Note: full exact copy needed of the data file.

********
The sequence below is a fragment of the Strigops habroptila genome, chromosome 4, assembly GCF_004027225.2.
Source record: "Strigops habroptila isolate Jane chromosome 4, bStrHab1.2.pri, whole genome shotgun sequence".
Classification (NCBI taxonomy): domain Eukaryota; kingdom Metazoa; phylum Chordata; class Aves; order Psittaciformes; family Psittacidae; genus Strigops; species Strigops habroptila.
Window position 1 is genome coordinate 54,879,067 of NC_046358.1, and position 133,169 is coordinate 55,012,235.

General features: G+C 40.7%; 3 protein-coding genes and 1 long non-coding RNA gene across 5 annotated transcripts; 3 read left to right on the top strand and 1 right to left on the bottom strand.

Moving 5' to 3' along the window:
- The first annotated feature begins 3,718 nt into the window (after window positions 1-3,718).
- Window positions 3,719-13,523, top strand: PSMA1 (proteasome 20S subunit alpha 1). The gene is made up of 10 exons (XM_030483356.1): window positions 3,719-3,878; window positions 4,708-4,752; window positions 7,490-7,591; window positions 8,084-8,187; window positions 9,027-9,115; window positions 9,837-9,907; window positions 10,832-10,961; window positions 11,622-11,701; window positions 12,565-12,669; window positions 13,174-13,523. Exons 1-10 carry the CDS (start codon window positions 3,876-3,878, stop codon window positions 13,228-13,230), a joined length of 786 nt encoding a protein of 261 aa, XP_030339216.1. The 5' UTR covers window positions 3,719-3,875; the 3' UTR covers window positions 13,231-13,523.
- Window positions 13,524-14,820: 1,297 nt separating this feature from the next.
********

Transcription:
The sequence below is a fragment of the Strigops habroptila genome, chromosome 4, assembly GCF_004027225.2.
Source record: "Strigops habroptila isolate Jane chromosome 4, bStrHab1.2.pri, whole genome shotgun sequence".
Classification (NCBI taxonomy): domain Eukaryota; kingdom Metazoa; phylum Chordata; class Aves; order Psittaciformes; family Psittacidae; genus Strigops; species Strigops habroptila.
Window position 1 is genome coordinate 54,879,067 of NC_046358.1, and position 133,169 is coordinate 55,012,235.

General features: G+C 40.7%; 3 protein-coding genes and 1 long non-coding RNA gene across 5 annotated transcripts; 3 read left to right on the top strand and 1 right to left on the bottom strand.

Moving 5' to 3' along the window:
- The first annotated feature begins 3,718 nt into the window (after window positions 1-3,718).
- Window positions 3,719-13,523, top strand: PSMA1 (proteasome 20S subunit alpha 1). The gene is made up of 10 exons (XM_030483356.1): window positions 3,719-3,878; window positions 4,708-4,752; window positions 7,490-7,591; window positions 8,084-8,187; window positions 9,027-9,115; window positions 9,837-9,907; window positions 10,832-10,961; window positions 11,622-11,701; window positions 12,565-12,669; window positions 13,174-13,523. Exons 1-10 carry the CDS (start codon window positions 3,876-3,878, stop codon window positions 13,228-13,230), a joined length of 786 nt encoding a protein of 261 aa, XP_030339216.1. The 5' UTR covers window positions 3,719-3,875; the 3' UTR covers window positions 13,231-13,523.
- Window positions 13,524-14,820: 1,297 nt separating this feature from the next.